Almost everyone has experienced having hiccups at least once in their lifetime. The frequency of having hiccups becomes rarer as you age and men are more likely to have hiccups than women. It has been discovered that hiccups start when you are a baby and they occur to allow air that is trapped in the stomach while suckling to escape and allow more milk to be ingested.
Some of the common causes of hiccups are eating too fast or too much; drinking too much alcohol; smoking; laughing; sudden temperature change in your stomach (drinking something hot and then immediately drinking something cold). Carbonated beverages including beer can also initiate hiccups. There are also medical reasons that can cause you to have hiccups: certain medications (opiates and benzodiazepines); having a metabolic disease; diabetes; kidney failure; an electrolyte imbalance; or deviated septum.
Hiccups Can Diagnose Serious Illness
The medical term for Hiccups is synchronous diaphragmatic flutter. The muscle located between the chest and abdomen is essential to breathing. When you have the hiccups, they will make this muscle contract involuntarily. When contracting it will affect your vocal cords and you will hear the “hic” sound. Therefore the name of Hiccups became the layman’s terminology.
People seem to look upon hiccups as more of an annoyance than a symptom of a more serious condition. There are different and more menacing causes that a doctor should consider. If your episode of having hiccups lasts for an extended time-more than 48 hours they are called persistent hiccups. If they last at least a month or more they are called intractable hiccups. These types have more severe diagnosed causes such as tumors; cancer; stroke, infections or injuries and a doctor should be consulted.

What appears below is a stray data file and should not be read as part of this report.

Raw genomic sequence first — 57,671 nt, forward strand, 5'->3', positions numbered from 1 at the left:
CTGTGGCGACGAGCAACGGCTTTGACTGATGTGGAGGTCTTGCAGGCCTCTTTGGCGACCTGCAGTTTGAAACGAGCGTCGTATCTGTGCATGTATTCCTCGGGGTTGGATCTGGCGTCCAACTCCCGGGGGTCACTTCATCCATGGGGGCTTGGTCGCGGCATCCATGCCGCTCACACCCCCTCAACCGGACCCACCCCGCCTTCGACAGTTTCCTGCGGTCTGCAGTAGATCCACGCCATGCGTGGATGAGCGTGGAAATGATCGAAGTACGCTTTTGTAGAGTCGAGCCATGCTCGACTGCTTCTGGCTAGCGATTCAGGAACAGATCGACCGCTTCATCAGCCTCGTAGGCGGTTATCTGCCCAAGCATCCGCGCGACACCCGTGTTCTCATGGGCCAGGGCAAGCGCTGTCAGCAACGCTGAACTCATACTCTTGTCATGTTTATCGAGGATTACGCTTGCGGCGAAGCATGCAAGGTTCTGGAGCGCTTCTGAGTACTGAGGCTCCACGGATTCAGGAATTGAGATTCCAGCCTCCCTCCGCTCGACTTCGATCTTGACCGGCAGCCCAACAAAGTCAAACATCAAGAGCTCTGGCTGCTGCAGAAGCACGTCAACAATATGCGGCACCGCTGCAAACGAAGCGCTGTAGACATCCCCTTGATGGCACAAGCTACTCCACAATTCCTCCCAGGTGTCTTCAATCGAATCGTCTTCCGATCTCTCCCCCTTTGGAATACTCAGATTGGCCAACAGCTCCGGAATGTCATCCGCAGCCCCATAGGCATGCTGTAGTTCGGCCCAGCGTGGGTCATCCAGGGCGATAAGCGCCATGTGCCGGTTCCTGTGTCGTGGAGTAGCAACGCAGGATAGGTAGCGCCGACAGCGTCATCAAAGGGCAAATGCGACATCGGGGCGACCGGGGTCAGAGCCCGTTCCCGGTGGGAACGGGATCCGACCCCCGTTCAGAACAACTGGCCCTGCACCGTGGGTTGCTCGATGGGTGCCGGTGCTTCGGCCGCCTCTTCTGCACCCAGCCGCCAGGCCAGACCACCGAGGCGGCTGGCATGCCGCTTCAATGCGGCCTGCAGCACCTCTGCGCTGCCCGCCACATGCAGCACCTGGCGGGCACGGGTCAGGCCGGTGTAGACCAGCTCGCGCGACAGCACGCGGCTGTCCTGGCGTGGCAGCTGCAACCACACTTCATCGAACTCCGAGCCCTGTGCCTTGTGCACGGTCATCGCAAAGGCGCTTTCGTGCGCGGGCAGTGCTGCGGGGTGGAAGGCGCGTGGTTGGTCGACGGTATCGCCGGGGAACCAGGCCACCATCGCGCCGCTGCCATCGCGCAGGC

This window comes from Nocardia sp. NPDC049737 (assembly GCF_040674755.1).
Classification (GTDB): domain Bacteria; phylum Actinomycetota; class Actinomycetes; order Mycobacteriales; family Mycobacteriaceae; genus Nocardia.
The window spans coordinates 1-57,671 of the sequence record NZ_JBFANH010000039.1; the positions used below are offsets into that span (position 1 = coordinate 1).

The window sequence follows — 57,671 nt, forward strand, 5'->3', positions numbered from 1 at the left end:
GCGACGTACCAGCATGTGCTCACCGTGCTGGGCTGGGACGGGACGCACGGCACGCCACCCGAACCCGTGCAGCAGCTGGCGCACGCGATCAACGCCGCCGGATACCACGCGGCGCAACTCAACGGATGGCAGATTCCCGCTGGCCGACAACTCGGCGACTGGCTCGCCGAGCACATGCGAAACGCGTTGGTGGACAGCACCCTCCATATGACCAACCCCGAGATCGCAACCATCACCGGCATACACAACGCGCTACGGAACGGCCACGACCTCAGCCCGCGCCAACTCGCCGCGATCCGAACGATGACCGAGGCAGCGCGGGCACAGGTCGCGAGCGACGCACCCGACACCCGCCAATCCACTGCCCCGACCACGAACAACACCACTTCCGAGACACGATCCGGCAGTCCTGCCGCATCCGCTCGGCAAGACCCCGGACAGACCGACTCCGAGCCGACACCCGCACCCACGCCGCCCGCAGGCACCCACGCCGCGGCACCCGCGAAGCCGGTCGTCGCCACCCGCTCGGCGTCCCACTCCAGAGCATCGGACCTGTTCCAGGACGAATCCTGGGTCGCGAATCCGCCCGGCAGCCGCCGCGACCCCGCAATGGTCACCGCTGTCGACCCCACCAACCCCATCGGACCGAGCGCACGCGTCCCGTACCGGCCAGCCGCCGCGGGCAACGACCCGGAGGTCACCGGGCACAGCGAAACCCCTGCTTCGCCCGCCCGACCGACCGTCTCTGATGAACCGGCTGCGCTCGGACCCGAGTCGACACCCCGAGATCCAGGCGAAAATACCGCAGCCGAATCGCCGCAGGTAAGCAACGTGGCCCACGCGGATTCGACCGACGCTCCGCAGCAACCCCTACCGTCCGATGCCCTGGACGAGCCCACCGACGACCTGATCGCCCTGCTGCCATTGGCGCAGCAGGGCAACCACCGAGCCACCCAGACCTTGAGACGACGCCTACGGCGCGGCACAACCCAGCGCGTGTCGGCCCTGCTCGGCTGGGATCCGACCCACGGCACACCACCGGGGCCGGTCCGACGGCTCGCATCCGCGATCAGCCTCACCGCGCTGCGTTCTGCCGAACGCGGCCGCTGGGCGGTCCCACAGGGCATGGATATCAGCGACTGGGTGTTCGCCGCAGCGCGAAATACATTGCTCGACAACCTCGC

If you have damage or irritation to the nerves that travel from the brain to the diaphragm this can be a possible cause of long-term hiccups. These nerves can be irritated from a hair or some other object in your ear that is touching your eardrum. Damage can occur from a sore throat, laryngitis, acid reflux or a cyst, goiter or tumor in your neck.
Home Remedies for Common Hiccups
There are many simple home remedies for hiccups.
- Drink a full glass of water-this will quiet the nerves that are irritating the muscle. Gargling will also help.
- Hold your breath-pinch your nose and close your mouth. Hold your breath for as long as you can.
- Breathe into a paper bag-this works as well as holding your breath. They both increase the amount of carbon monoxide in the bloodstream.
- Place a teaspoon of sugar or honey on the back of your tongue-the back of the tongue is where “sour” is tasted. By placing the sugar there you will get an overload of sweetness that will help to stop the hiccups.
The usual length of having common hiccups is only a few minutes or a few hours. If they don’t disappear within that time, try some of the above remedies. If you still have hiccups after 48 hours it might be a good time to contact your doctor’s office and get their assessment of the situation.